You can be conditioned through advertising to choose logically inferior options.

We can even become conditioned to find great pleasure in things that harm us.

Whether it is ‘two for one’ or ‘free toy inside,’ promotions are such common manipulations that we often forget that we’re being manipulated in the first place.

Start With Why by Simon Sinek

I know people in tech who love who say ‘Just keep it short! Just keep it concise! Just give with what they need!’

Totally wrong. If you see a page that’s educational, informative; that’s got people like you, you will read a page forever.

Long copy for advanced material always pulls better than short copy.

Advertising works by a process of Unconscious Behaviorism.

We are being conditioned by the media on a deep unconscious level and it is this implicit associative emotional conditioning that drives our brand preferences.

We make decisions by emotional association more so than rational analysis.

In nearly every circumstance, the companies that are forced to treat their products as commodities brought it upon themselves.

I cannot debate that dropping the price is not a perfectly legitimate way of driving business;

the challenge is staying profitable.

Start With Why by Simon Sinek

When you start to become very good at persuasion, you can use it for good or nefarious purposes.

Have a very ethical guideline between:

‘Who do we sell to, and who do we not sell to.’

The main responsibility of strategic planners is to dive into the consumer’s mindset and understand how consumers feel and interact with the brand.

Your tool of persuasion might be a paintbrush or a guitar, but it’s your audience’s mind that you really want.

Once you’ve captured a corner of that, you’ll have made it.

Hegarty on Creativity by Sir John Hegaty of BBH

Larger brands generally want increased visibility without compromising the brand identity they worked so hard to build.

They want to their packaging refreshed in such a way that it attracts new clients without losing the clients that are already loyal to them.

Playing the price game can come at tremendous cost and can create a significant dilemma for the company.

The short-term gain is fantastic, but the more you do it, the harder it becomes to kick the habit.

Once buyers get used to paying a lower-than-average price for a product or service, it is very hard to get them to pay more.

Start With Why by Simon Sinek

I believe that a lot of extremely useful biographical experiences can be elicited by asking:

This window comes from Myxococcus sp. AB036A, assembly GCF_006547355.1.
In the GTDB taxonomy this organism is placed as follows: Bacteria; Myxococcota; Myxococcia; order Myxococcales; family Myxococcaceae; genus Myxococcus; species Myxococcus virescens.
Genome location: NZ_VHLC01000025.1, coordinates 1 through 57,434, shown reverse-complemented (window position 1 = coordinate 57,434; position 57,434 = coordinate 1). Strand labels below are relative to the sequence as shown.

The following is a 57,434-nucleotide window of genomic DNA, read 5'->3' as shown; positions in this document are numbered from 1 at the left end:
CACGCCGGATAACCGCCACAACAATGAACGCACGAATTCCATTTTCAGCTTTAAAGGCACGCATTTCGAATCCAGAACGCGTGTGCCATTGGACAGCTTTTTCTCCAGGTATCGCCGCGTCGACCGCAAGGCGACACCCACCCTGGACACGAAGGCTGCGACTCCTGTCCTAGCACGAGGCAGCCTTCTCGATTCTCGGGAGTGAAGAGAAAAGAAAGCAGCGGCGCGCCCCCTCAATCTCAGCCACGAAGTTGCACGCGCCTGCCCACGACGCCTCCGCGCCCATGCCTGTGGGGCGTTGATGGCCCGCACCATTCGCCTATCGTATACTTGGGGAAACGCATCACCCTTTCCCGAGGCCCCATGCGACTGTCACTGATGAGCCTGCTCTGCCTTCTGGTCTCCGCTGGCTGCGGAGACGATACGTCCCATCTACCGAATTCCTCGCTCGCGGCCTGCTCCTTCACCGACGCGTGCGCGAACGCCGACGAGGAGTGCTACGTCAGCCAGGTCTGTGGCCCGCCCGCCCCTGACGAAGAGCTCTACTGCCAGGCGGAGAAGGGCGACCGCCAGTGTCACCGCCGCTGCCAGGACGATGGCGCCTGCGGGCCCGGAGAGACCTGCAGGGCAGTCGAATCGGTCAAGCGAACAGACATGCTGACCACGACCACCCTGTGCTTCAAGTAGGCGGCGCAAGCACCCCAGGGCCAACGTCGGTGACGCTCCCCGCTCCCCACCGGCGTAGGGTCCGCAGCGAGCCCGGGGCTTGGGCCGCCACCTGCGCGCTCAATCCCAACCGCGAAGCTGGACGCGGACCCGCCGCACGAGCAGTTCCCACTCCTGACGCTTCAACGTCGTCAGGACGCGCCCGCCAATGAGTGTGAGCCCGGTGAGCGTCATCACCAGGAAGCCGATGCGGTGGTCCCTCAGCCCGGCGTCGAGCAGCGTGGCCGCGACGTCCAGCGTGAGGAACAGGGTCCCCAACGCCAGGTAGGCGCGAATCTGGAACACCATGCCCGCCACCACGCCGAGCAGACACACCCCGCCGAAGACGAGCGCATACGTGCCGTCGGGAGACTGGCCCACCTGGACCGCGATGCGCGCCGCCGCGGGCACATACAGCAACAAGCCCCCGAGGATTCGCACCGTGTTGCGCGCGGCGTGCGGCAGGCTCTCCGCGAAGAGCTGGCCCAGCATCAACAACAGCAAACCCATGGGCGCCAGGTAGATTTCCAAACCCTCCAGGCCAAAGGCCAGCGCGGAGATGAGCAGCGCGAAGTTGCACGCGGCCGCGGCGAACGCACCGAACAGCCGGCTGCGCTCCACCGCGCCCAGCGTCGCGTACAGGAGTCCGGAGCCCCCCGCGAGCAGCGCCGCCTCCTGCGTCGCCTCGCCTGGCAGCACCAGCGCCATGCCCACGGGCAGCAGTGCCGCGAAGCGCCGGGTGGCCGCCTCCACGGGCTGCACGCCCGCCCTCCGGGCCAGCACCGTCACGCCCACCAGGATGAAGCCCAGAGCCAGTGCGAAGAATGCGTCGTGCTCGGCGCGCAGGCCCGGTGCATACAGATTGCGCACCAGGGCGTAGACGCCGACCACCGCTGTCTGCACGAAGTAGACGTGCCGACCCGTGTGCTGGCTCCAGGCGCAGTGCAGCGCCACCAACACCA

How was the experience for you?
What did you notice? and
What did you feel?

When doing this I help people to stay as close to a description of what happened as possible – before they get on to what they made it mean!

Go after your customers and make them more loyal. Never forget that customer service is relative to expectation.

If you create some small unexptected element of surprise for the customer, that will make a huge difference.

When companies or organizations do not have a clear sense of why their customers are their customers, they tend to rely on a disproportionate number of manipulations to get what they need. And for good reason.

Manipulations work.

Start With Why by Simon Sinek

Participation inequality.

It’s well known that when it comes to people’s digital behaviours, not everyone wants to participate. And that not everyone wants to participate equally.

The theory of Participation Inequality states that in most online communities:

90% are lurkers who never contribute

9% contribute a little
1% account for almost all the action

The Participation Paradox by Martin Weigel

Sometimes consumers want to save the planet; other times they want to selfishly show their discerning taste through ‘status’ symbols or buying an outrageous luxury brand.

Brand Jam by Marc Gobé

Asking a consumer about something overrides the natural state that thing occupies in his or her experience.

It’s very hard to preempt what people will find interesting or attention worthy – which makes it very risky to presume by asking them a question about it.

When research has put a focus on the issue it’s investigating that causes people to consider it in a way they otherwise wouldn’t, it has manufactured the response it gets.

Consumer.ology by Philip Graves

A lot of our behavior and opinions are undertaken to avoid cognitive dissonance.

We want to feel good about ourselves and we desperately go around constructing stories that prop up that belief.

People’s relationship with your brand affects their likelihood to notice communications from your brand.

The Participation Paradox by Martin Weigel

Design is the glue between people and corporations.

But brands can sometimes give splintered messages and forgettable offerings that don’t excite people.

Between advertising, packaging, product design, public relations, Web communication, and the look and feel of their company’s workspaces, every message must fit together;

nothing can be left to interpretation.

Brand Jam by Marc Gobé

Chances are, your customers have lots of problems that you can help solve with content before you can solve them with your product.

Chris Savage. CEO Wistia. “Marketing to a Mission” (via peterspear)